This article has been adapted from the original one published on Eu-XFEL News.
How have scientists been working to tackle COVID-19 during the pandemic? This interview from European XFEL gives some interesting insight.
Around the world, research facilities are quickly mobilizing resources, reshaping research programs, setting up collaborations and channelling time and energy into the global research effort to understand the novel Coronavirus, SARS-CoV-2. Even though European XFEL has been in reduced operation mode for the past few months, scientists at the facility have been working hard to get several COVID-19 related research projects up and running. Currently European XFEL is contributing to three projects ranging from basic research to application orientated, all based in the biological laboratories. Kristina Lorenzen, manager of the biolabs at European XFEL, explains what has been going on.
How did you start to get involved in these projects?
Together with several different collaborators, we discussed already early in the year how we could contribute to corona-related research efforts. We have these wonderful lab facilities here at European XFEL, so of course we should use them. The first step, however, was to put together a safety concept of how we could work in the labs while sticking to the hygiene and distance regulations. The safety of our staff is our main priority. Then we put together a research concept for COVID-19 related research, and eventually we got three projects off the ground.
Can you tell us more about these projects?
The collaboration with our colleagues on the DESY campus is probably the easiest to grasp. The project is aimed at identifying a potentially suitable antiviral drug. Together with several other researchers, they are looking at four different proteins – two from the SARS-CoV-2 virus and two from human cells. Their plan is to check how these proteins bind to a range of different drug compounds. So far, they have done the screening on the first protein and are now analysing the data. The second viral protein doesn’t seem to behave as nicely as the first and it’s proving a lot harder to produce it. Three different groups, including us, are now working on different techniques to try and produce this protein in the lab.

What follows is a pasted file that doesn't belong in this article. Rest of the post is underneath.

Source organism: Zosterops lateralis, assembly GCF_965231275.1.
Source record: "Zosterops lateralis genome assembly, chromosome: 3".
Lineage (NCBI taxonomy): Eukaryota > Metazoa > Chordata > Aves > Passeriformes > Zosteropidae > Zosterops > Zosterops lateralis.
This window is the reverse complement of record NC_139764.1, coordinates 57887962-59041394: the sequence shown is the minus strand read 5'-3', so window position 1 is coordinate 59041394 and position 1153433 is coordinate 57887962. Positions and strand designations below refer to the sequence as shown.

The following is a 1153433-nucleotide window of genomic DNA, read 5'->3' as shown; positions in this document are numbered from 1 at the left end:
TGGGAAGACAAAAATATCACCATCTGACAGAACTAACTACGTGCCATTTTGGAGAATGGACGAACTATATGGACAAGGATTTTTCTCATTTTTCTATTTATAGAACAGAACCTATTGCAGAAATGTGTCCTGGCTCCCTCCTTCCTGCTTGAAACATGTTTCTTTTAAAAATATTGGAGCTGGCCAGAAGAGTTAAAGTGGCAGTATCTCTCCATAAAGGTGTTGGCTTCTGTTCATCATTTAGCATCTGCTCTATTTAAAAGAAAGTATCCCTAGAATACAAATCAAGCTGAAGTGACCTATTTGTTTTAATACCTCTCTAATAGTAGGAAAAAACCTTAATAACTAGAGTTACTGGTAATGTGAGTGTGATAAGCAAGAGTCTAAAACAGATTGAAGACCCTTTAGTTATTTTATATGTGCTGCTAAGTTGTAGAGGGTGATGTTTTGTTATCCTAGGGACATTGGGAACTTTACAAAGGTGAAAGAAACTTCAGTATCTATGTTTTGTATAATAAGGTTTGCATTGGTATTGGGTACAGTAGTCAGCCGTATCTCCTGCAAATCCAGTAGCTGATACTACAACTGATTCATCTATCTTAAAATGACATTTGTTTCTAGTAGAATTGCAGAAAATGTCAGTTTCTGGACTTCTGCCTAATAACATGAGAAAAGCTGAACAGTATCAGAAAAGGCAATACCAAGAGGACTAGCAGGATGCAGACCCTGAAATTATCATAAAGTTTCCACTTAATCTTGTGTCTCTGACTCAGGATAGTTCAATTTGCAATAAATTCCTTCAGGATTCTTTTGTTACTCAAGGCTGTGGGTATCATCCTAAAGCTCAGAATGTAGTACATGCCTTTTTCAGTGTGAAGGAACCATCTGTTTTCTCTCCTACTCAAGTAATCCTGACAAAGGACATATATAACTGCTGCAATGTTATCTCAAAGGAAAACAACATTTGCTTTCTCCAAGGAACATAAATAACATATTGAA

How did the screening of the first viral protein go?
That was a huge and impressive effort, even without the current restrictions. They produced a lot of protein crystals – something like 10 000 tiny crystals – which all had to be fished out of their trays manually with tiny loops once they had been soaked in a solution with the compounds. Our collaborators worked in shifts to fish the crystals. That’s hard work! These were then put into the PETRA III beamlines at DESY and X-ray diffraction images were made of the protein structures. Not all crystals diffract, so they got data from about 3600 crystals in the end. In about 17 of those, they could see that the viral protein bound to a potential drug target.
I have now done native mass spectrometry experiments on the protein alone and together with the 17 compounds. Mass spectrometry is like a very precise scale where you can measure the masses of the proteins and identify if and how well something has bound to them. Two of these 17 compounds bound very tightly to the protein, several others were loosely bound.
Does that mean that those two compounds can now be developed into antiviral drugs against SARS-CoV-2?
Not quite. Of course it would be cool if it did, and we hope to find something, but a hit doesn’t mean that we have a useful drug. All the compounds are approved drugs, or at least in final stage clinical trials. But some have terrible side effects, or maybe need to be administered in such high concentrations to actually have an effect that it wouldn’t be safe to give it to humans. So several partners are now doing follow ups – for example colleagues at the Bernard Nocht Institute in Hamburg are doing assays in cells to see how these drugs affect the behavior of the virus and what concentrations are needed for it to be effective. And even those other loosely bound compounds could have an effect. They could, for example, inhibit the protein from binding somewhere else, or mean that it isn’t so reactive. We’re not there yet!
What about the other two projects that European XFEL is involved in?
The other two projects are more basic research in focus. Together with colleagues at the Heinrich Pette Insititute, we are looking at so-called non-structural proteins in the coronavirus. Of course they have a structure but they do not contribute to the structure of the viral particle. The ones we are interested in are involved in translating the viral RNA genetic code. It is known that a complex of three non-structural proteins translates the RNA into proteins, but we think that the structural organization of these proteins is different to what has been published in the scientific papers so far. We are working on expressing two of these three proteins using the enzyme (a protease) that the virus also uses to cleave the amino acid chain into functional sections to assemble these proteins. We are trying to make sure our experimental set-up resembles the viral environment as much as possible so we feel certain the data we get reflect what would be seen in the virus. If we manage to get proteins soon, we will probably send the crystals to DESY to be measured and see if we can resolve the structure of this complex.
The third project is a longer term project working on expressing viral proteins in insect cells. For this we are working with Lars Redecke and his group at the University of Lübeck who we have worked with in the past. As mentioned for the first project, it is not always easy to produce good samples of the proteins we want to study, and insect cells are an interesting alternative method for when it is difficult to get a protein to crystallise.
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